Integrated Optical Sciences
Biomolecules and nanostructures
The Optical Sciences group studies the interaction of light and matter. Our current focus is on detection and sensing/imaging with an emphasis on the development of integrated photonics. We are part of Twente University's Department of Science and Technology and member of the MESA+ institute.
Photophysics of molecular plasmonics
The fascinating feature of plasmonic metal nanoantennas of being able to confine light far beyond the diffraction limit is attracting rapidly increasing attention in solar applications, nanoimaging, ultrasensitive detectors and nonlinear processes. An intriguing unexplored question is whether the plasmonic antenna alters the photodynamics of the molecule in the vicinity.
We are studying the photophysics of plasmonic antennas coated with Ru[(dpp)3]2+ (tris(4,7-diphenyl-1,10-phenanthroline)ruthenium(II) dichloride) molecules, a well-known model system for Ru-ligand-metal based H2-evolving photocatalysts. The phosphorescence of Ru[(dpp)3]2+ in water shows a decay which is well described by a mono-exponential function with a time constant of 746 +/- 1 ns (black curve in Figure 1). We found that electrostatic attachment of a monolayer of Ru[(dpp)3]2+ molecules on the surface of an antenna (Ag sphere with a radius of 50 nm and 8 nm silica shell) alters the phosphorescence decay (red curve), with the appearance of a 15 +/- 1 ns decay (38 % amplitude). This fast decay may correspond to molecules in the field-enhanced regions of the antenna, while the long-lived component is assigned to molecules outside this region for which the decay is slowed down slightly as compared to the aqueous environment. Ultrafast transient absorption measurements are underway to establish the nature of this fast excited state deactivation.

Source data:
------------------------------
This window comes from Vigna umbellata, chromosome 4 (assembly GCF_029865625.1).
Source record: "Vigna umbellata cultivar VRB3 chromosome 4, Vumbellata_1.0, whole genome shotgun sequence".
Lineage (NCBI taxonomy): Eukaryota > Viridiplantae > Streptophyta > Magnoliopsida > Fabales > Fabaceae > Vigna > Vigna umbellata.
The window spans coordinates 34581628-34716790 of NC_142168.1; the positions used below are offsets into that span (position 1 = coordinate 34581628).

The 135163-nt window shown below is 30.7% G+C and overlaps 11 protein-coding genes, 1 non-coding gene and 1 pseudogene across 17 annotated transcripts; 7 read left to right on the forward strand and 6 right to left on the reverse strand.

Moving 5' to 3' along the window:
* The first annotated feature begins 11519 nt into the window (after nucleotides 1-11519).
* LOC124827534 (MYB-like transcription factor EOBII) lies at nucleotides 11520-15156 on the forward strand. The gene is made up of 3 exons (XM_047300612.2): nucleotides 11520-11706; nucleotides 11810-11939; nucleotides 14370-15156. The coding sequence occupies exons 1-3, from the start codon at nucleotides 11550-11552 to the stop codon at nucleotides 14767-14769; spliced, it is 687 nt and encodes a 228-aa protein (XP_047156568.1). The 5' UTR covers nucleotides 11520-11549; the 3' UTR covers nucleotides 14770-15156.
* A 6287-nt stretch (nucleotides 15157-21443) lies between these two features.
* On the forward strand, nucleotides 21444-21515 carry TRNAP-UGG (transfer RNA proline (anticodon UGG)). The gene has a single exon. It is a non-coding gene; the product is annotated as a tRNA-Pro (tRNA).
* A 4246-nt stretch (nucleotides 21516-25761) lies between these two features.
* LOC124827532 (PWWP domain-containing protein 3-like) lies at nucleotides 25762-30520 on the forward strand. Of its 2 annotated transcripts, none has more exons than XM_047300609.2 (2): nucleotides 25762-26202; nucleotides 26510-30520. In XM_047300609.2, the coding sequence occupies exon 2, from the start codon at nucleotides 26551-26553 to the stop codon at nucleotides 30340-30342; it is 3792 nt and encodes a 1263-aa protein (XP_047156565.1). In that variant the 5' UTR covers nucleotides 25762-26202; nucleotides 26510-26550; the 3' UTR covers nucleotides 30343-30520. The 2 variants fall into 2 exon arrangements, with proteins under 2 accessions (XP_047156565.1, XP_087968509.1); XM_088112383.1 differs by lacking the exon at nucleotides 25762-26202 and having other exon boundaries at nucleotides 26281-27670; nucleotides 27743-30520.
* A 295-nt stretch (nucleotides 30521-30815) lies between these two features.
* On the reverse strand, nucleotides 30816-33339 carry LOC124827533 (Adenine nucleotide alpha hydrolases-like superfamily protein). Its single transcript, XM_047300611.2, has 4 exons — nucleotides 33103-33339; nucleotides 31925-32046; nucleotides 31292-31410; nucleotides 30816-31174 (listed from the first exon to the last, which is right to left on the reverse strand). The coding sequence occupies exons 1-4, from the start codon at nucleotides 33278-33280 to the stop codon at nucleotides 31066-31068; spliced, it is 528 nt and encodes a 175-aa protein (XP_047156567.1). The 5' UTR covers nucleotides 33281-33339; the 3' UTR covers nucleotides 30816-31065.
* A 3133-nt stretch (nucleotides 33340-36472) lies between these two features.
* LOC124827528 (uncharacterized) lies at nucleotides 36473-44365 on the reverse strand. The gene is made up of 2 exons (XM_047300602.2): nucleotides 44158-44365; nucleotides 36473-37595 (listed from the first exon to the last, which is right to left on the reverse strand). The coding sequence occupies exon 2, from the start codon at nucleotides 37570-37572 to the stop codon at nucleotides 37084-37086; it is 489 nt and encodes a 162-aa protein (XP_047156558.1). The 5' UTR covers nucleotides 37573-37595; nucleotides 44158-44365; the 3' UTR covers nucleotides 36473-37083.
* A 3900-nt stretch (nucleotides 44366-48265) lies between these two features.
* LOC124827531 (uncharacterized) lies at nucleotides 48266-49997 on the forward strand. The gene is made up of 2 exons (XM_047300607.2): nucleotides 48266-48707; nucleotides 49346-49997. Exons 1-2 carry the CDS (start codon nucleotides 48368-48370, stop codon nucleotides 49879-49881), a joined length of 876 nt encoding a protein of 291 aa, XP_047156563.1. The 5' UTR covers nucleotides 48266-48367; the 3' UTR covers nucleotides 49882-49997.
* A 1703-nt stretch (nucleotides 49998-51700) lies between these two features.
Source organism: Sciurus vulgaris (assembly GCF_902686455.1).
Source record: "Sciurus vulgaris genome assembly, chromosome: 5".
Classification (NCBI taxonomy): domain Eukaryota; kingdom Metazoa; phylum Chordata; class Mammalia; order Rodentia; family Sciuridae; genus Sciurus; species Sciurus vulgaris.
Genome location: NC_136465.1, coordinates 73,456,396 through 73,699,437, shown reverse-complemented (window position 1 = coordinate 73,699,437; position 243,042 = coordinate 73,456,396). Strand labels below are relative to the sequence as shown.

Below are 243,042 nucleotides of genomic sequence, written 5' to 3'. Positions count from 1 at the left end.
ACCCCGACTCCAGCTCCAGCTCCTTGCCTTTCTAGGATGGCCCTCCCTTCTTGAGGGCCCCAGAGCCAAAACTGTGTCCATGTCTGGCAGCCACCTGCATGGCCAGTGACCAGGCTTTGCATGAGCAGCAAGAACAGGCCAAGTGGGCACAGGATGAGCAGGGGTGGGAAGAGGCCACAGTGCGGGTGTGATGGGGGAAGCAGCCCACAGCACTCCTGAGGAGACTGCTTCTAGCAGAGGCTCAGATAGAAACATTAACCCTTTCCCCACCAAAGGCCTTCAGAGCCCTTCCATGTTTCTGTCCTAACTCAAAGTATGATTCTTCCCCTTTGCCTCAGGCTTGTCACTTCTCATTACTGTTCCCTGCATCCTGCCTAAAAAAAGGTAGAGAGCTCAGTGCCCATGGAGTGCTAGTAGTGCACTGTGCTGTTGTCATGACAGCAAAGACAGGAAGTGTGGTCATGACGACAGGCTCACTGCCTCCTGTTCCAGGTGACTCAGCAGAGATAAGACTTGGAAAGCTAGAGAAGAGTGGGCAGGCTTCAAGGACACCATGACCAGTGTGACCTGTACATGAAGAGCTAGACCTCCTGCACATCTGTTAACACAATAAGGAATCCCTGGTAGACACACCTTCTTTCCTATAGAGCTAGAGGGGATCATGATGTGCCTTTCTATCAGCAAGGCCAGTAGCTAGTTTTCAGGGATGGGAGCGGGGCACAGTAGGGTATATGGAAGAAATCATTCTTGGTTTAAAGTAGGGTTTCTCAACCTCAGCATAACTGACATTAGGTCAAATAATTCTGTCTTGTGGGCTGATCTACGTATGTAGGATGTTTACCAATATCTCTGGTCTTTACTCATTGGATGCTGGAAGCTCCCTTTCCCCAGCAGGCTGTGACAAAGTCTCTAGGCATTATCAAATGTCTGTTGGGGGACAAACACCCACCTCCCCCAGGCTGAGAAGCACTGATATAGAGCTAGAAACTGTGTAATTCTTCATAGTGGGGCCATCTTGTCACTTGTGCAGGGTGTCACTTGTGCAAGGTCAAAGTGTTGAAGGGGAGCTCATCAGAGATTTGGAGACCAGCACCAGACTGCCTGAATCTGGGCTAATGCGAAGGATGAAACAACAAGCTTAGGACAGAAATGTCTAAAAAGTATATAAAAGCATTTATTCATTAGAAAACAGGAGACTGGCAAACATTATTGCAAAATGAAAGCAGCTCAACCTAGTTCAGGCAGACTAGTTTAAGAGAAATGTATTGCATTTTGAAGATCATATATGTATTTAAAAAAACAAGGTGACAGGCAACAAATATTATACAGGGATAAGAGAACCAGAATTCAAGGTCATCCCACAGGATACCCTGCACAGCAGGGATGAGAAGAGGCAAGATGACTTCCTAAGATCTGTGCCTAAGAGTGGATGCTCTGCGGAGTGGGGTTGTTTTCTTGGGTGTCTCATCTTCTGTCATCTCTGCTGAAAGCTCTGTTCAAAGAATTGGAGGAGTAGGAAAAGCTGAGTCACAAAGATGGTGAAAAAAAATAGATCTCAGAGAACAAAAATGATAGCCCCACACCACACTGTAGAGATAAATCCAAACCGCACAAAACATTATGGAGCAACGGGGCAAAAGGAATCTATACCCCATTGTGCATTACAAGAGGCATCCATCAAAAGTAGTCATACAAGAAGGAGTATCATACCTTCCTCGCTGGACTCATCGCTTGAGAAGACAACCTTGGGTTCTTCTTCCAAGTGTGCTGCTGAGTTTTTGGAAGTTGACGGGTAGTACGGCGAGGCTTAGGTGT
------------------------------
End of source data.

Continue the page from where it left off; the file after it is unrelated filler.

figure 1. Phosphorescence decay of Ru[(dpp)3]2+ in H2O, and electrostatically attached to a plasmonic antenna. Fits to mono- and bi-exponential decay functions and resulting time constants are included.